Dear Ann Cannon • I think a good friend of mine has a crush on my husband. She lights up whenever he walks into the room, and when we all go out, she pays more attention to my husband than she does to me or to her own husband. To be fair, my husband doesn’t seem to notice. Should I say something to him? To her? If so, what should I say?


Dear Suspicious • Hmmmm. Here’s what I think. While I often advocate openness and “using your voice” (as the therapists say), sometimes saying a thing out loud gives it a life it doesn’t really deserve. Does that make sense? In other words, talking about this with your husband, who’s apparently oblivious, and to your friend, who isn’t actively pursuing him, might make whatever it is she’s got going on in her head feel more real to everyone involved. I COULD BE SO WRONG ABOUT THIS! But still. That’s what I think, so my inclination at this stage in the game would be to keep mum.

Meanwhile, how do YOU feel about your relationship with your husband? Are there things the two of you can do to strengthen your bond? If so, I’d focus on those for now.

Good luck!

Dear Ann Cannon • My mother-in-law is generous — to a fault! She’s always buying my kids clothes and toys and more clothes and more toys. They already have too much stuff as it is, and to be honest, I’m not crazy about her taste. How can I tactfully tell her to stop showering her grandchildren with things they don’t need?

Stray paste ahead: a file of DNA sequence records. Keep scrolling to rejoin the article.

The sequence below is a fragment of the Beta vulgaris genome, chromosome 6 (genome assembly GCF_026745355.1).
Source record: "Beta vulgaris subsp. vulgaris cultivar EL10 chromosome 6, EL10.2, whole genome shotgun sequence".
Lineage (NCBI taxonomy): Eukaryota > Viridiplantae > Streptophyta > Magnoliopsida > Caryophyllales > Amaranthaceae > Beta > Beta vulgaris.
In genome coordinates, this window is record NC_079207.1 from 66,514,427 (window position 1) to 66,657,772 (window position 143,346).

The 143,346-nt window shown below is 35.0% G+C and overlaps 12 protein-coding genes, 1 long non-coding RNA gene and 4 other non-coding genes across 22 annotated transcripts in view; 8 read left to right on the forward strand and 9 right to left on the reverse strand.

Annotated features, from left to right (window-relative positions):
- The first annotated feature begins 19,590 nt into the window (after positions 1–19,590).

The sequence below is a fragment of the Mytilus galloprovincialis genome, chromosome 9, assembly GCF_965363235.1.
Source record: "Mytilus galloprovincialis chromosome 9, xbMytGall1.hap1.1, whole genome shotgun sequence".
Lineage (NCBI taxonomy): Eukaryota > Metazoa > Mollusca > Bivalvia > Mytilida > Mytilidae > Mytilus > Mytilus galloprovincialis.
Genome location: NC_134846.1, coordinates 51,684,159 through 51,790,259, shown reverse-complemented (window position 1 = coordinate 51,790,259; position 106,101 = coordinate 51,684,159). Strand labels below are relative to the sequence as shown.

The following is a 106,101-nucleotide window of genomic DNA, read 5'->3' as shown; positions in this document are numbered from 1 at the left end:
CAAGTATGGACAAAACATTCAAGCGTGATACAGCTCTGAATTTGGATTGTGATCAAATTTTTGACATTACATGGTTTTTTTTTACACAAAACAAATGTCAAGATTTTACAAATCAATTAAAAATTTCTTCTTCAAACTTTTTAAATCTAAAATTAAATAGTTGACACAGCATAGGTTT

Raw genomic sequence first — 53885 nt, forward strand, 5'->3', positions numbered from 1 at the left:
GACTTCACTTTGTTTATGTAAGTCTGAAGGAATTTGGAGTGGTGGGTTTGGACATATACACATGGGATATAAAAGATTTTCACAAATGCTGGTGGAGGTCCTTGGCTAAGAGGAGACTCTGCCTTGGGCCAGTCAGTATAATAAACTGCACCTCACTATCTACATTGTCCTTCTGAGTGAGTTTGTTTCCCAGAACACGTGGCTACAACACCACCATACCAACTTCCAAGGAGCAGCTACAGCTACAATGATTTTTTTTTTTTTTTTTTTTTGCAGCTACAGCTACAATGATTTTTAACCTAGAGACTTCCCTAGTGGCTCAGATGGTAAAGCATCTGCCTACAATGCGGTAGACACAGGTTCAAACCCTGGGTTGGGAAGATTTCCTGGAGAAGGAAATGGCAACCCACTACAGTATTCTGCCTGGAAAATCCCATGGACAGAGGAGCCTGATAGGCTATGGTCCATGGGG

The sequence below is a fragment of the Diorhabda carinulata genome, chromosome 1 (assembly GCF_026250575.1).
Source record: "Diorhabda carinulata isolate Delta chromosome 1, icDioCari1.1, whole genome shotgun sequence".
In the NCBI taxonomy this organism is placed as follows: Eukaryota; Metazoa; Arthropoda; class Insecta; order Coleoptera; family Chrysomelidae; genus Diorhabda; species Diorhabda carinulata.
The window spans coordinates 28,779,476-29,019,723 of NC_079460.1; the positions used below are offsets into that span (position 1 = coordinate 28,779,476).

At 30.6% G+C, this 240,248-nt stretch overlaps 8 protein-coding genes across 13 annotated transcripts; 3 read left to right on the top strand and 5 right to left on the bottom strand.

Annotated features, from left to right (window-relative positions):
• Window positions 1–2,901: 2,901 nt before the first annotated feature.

Dear DIL • Generosity is a lovely trait. In your case, I’d choose not to discourage it but to redirect it. Can you tell your mother-in-law that while you truly (truly! truly! truly!) appreciate her kindness, you’d rather she shower your children with experiences instead of objects? Maybe she can give them memberships to the zoo or take them to plays or go on a vacation or provide dance lessons or whatever.

This approach may or may not work. It’s possible that your mother-in-law gives your kids gifts, not only because she loves them, but also because she likes to shop, in which case you just might have to rent a storage unit.

Dear Ann Cannon • I work in an environment where my co-workers sometimes say racist and/or sexist things. I like and generally respect my co-workers (a lot, actually), but some of the things they say make me uncomfortable. How do I handle this situation?

I Promise I Am Not a Snowflake

Dear Not a Snowflake • In addition to being just plain wrong, saying racist and sexist things anywhere — but especially in the workplace — can get people into trouble with HR, so it’s not a bad idea for you to speak up and save your co-workers from themselves. How you do that, of course, depends on your particular work environment. My friend’s son, who found himself in a similar situation, had a good enough relationship with his co-workers that he could just float a “Wow! That was sexist!” comment out there when somebody said something inappropriate. Another alternative would be to talk to your coworkers one-on-one and express your concerns that way. Would that work?

You’re in a tough position. I wish you the best.

Ann Cannon is The Tribune’s advice columnist. Got a question for Ann? Email her at or visit the Ask Ann Cannon page on Facebook.